Graveyard find turns into history project

NEIGHBORS

February 14, 1994|By JEAN LESLIE

Teachers all know that they are the ones who learn the most in the classroom.

This truism is demonstrated once again in the classroom of Katherine Potocki, a reserved, soft-spoken veteran teacher with a slight Southern accent, who teaches eighth-grade American history at Patapsco Middle School in Ellicott City.

In 1989, three boys brought a grocery bag filled with antique dishes, old bottles and pottery shards which they had found while playing in a local cemetery.

As the children and Mrs. Potocki investigated, they found that the old ceramics were "graveyard goods," household items placed as headstones on the graves of the poor who could not afford carved stones.

The boys, J. T. Derwart, Gavin Duffy, Joel Murray and David Cala, turned their investigation into a project in the gifted and talented program. Their photographs and explanation became a poster, which still hangs in Mrs. Potocki's classroom.

It was the first of many steps in Mrs. Potocki's interest in cemetery preservation, an interest she shares with all of her students.

Meanwhile, the Howard County Public Schools incorporated a research requirement into its eighth-grade gifted and talented curriculum.

In 1991, Mrs. Potocki's eighth-grade class decided to do its research project on a different graveyard that could scarcely be seen from the road.

Their subsequent investigations showed that the graveyard was Old St. Paul's Catholic Cemetery, a three- to four-acre parcel of 117 grave sites near the intersections of Frederick Road and Rogers Avenue.

Mrs. Potocki has since been instrumental in the formation of the Student Advisory Board, a group of students from seven schools, which meets with the adult Cemetery Preservation Board. Her daughter, Chris Potocki, a senior at Centennial High School, is active in this board.

With the advent of March's growing season, she will spend Saturday mornings in Old St. Paul's Cemetery with small groups of students, their parents and volunteers. The groups will work to restore the grounds by removing trash trees, planting ground cover and starting pathways. Stone conservator David Roberts will then be able to restore the many broken and damaged stones. An Adopt-A-Stone fund-raiser is being planned to help pay for this expense.

In addition, the reserved Mrs. Potocki is polishing her public speaking, testifying before the County Council on numerous occasions and before a state legislative committee. She will testify before the General Assembly again later this winter.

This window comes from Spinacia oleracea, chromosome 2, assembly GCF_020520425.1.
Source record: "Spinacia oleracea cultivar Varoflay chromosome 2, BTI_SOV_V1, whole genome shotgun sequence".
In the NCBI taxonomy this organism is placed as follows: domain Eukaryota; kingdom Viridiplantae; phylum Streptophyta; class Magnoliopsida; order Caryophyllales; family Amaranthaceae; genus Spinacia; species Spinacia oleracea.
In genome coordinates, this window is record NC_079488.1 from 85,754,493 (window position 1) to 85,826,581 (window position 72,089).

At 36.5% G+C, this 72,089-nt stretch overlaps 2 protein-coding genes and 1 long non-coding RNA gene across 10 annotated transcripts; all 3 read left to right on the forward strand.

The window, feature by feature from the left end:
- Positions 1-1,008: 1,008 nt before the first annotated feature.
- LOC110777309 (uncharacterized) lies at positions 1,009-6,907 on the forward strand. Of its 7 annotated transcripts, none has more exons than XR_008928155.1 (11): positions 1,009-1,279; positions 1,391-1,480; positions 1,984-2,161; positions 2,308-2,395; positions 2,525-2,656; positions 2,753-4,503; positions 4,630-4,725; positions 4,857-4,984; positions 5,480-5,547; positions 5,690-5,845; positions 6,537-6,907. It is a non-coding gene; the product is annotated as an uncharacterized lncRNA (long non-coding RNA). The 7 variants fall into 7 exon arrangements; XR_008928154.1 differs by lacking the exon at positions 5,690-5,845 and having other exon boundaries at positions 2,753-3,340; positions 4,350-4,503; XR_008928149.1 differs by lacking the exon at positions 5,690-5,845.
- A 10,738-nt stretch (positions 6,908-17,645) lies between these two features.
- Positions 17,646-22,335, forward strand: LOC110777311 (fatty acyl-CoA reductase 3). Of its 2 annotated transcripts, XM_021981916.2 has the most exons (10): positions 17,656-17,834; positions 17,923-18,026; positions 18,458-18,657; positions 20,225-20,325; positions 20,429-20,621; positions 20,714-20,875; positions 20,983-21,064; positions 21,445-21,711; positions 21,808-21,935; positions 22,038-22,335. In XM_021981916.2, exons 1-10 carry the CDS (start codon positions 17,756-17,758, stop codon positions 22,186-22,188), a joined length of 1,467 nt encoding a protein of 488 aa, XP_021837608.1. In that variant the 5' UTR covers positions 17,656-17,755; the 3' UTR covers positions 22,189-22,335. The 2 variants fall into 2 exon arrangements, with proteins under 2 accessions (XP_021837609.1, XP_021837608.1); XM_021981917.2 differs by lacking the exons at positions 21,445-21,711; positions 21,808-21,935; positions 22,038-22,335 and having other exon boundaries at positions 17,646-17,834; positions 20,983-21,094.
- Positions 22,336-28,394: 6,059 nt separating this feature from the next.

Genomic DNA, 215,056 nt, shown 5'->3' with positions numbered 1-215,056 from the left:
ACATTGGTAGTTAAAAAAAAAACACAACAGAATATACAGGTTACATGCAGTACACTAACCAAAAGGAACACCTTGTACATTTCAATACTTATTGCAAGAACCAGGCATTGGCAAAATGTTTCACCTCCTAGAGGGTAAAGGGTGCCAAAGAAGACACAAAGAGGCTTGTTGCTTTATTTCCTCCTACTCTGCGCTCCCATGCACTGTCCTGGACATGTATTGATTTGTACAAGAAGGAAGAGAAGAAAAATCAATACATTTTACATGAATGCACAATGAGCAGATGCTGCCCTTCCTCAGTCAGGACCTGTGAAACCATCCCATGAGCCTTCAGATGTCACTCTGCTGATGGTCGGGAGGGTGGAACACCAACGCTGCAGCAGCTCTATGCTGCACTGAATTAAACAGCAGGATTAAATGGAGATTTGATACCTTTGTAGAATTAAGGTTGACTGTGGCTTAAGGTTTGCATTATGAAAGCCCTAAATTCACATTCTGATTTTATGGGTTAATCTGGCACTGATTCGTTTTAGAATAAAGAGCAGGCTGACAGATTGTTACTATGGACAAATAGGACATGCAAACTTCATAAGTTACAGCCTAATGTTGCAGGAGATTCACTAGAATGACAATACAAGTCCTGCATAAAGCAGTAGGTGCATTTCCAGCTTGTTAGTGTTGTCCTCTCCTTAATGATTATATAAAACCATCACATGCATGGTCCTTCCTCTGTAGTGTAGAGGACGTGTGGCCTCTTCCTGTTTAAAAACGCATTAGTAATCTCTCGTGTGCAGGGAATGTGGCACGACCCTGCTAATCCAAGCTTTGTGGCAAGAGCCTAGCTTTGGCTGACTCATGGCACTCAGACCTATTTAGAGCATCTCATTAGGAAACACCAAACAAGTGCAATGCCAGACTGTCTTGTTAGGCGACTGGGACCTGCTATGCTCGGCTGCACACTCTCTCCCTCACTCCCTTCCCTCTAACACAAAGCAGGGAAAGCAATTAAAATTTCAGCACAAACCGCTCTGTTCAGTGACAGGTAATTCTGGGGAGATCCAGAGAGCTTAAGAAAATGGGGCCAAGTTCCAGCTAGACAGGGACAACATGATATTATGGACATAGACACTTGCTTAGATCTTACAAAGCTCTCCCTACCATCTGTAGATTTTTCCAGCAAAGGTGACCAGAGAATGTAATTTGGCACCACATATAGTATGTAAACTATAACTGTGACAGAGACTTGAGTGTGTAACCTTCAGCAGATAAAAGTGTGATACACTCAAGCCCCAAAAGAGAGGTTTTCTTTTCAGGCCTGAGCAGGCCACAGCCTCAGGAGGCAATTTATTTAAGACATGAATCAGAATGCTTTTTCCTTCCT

She is also making her project known to groups of educators. A presentation on her efforts to educate children on historic preservation was given to the National Middle School Association in Seattle. She will present it again in March to the Maryland Middle School Association.

People have started to take wider notice of the effort. The "big moment in her life" was the day when, having been voted "Teacher-Historian for the Year 1993" by the United States Capitol Historical Society, Mrs. Potocki celebrated the 200th anniversary of the laying of the Capitol cornerstone. Her escorts included U.S. Senators Paul Sarbanes and Barbara Mikulski of Maryland.

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The eight boys of Grizzly Patrol from Cub Scout Pack 361 usually meet at First Presbyterian Church in Ellicott City. But on Friday, Feb. 4, they and their leaders took an exciting field trip to meet a requirement of the communicator badge.

The boys went to Baltimore's Television Hill and toured WBAL Channel 11 studios. After their tour, "they lucked out," says assistant leader Libby Bishop, and were invited to sit in the studio wings while the cameras rolled, taping the noon news program.

While Mrs. Bishop and leader Dale Clark looked on, the boys, normally the wiggly sort, sat quietly, hardly moving until the taping was over.

After the taping, news anchor Liz O'Neill chatted with them, telling them how much she enjoyed Ellicott City when she lived in the county.

The boys who are busy earning their communicator badges include Jeffrey Beaser, Adam Bishop, Alex Chin, Danny Clark, Phillip Kendall-Kuppe, Ryan Molesky, Eddie Ryland and Collin Wallace. They are first-year Webelos Scouts who attend Centennial Elementary School.

*

The modest unpainted structure standing at the intersection of Rogers Avenue and Main Street in Ellicott City, "the Colored School," is a monument to teachers and children who spent years there. It is also in serious disrepair.

In an effort headed by history buff Beulah Buckner of Columbia, the Afro-American History and Genealogy Society has dreams of restoring the school. Where children and horses once walked across a wooden bridge, Mrs. Buckner sees a reinforced brick driveway crossing the Tiber River to a parking lot. A vestibule surrounding the building will allow wheelchair access, and a new building will house records for genealogical research. Two existing outhouses will be restored, giving an authentic touch.

Dreams aren't free; the genealogy society's fund-raiser involves selling personalized paver bricks. You can buy a paver brick for $25, a parking lot brick for $50, a brick for Prestigious Plaza for $100, and a step for $1,000.

Call Mrs. Buckner at 730-3172 for more information, or send your order to P.O. Box 2774, Columbia, Md. 21045. If you're curious about the genealogy society, meet with them at 4 p.m. Feb. 20 at the Miller Branch.

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